A quick, bipartisan fix for America’s slow infrastructure permitting

Media are pictured on the lower level northbound lanes, during a tour of the double deck State Route 99 highway tunnel, under construction in Seattle, Washington, U.S., March 27, 2018. REUTERS/Jason Redmond - RC183C60D230
Editor's note:

This report is part of the Series on Regulatory Process and Perspective and was produced by the Brookings Center on Regulation and Markets.

Fixing America’s aging infrastructure is one of the most reliably popular policy ideas out there, so why do we seem to make so little progress on it? In short, we’ve made the process of planning and carrying out infrastructure projects extremely difficult. Building new roads, levees, and rail lines requires conformity to layers of permitting requirements and regulations. While much of the burden comes from local and state approvals, the federal permits needed for large projects can take years to procure and often lead to further delay. To give a sense of the magnitude of the problem, a set of reform proposals released by the group Common Good in 2017 was titled “Two Years, Not Ten Years.” Beyond permitting, other factors, lack of financing, high construction costs, and failed coordination between states and municipalities can all mean concrete never gets poured.

Fortunately, federal permitting reform is among the few issues that Congress has been able to address in a bipartisan manner in recent years. Most importantly, in December 2015 Congress passed (and President Obama signed into law) the Fixing America’s Surface Transportation Act (FAST Act), which reauthorized and funded federal highway programs for five years. Title 41 of the Act, which incorporated a Senate bill sponsored by Senators Rob Portman (R-OH) and Claire McCaskill (D-MO), established a Federal Permitting Improvement Steering Council (FPISC). FPISC is meant to provide a “one-stop-shop” capable of coordinating permits across different federal agencies, thereby streamlining and shortening the overall process for some large projects.

The law also established the “FAST-41 Permitting Dashboard,” which seeks to make federal infrastructure permitting more transparent to the public. Today, 97 percent of projects listed on the dashboard have a timetable for when permits will be approved. With few exceptions, the permitting timeline may not be extended by more than 50 percent of the overall time once established. If federal agencies miss these deadlines, they are required to send monthly updates to the Permitting Council until permits are approved (see § 41003(c)(2)(F)). This has produced some significant gains. For example, in an April press release, the Permitting Council touted time savings of 22 months for a major sediment diversion project in Louisiana’s Mississippi delta, putting it on-pace to have all permits by 2020.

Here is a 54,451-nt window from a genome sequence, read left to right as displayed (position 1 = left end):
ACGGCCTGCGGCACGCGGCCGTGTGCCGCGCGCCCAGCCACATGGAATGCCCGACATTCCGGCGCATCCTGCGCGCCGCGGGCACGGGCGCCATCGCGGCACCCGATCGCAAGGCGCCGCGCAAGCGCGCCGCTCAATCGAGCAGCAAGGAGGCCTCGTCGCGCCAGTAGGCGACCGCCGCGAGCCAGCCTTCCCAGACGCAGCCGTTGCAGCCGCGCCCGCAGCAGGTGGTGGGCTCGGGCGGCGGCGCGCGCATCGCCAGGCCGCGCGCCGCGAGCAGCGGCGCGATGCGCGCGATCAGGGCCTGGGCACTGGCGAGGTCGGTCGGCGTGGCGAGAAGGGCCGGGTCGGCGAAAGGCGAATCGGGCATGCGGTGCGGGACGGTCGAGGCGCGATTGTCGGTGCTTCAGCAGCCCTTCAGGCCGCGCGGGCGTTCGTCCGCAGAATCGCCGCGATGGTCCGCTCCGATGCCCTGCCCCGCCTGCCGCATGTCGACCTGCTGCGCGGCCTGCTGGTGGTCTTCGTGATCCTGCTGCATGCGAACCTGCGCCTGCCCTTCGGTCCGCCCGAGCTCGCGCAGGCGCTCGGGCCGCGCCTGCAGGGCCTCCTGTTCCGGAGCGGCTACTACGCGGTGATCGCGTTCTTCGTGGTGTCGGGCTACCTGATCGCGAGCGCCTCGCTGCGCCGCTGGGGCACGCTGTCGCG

Like any new program, FPISC and the dashboard have a few limitations. They are set to sunset after 7 years if not renewed. Currently, for a project to be considered for expedited permitting, the host state must agree to participate in the process in order to allow coordination between state and federal permitting officials. This coordination is important to minimize overall permitting delays by allowing concurrent state and federal reviews. Beyond this, individual projects must apply to the Permitting Council to be considered.

Senators Portman and McCaskill have recently released draft legislation that would expand the reach of the law. First, it would make FAST-41 permanent. Second, it would modestly expand the legislation to cover some projects that the original law excluded. Third, it would codify the permitting council’s consultation authority. Finally, it would set a goal of two years for the permitting process to be completed. Each of these aspects would build on the existing work of the Federal Permitting Improvement Steering Council.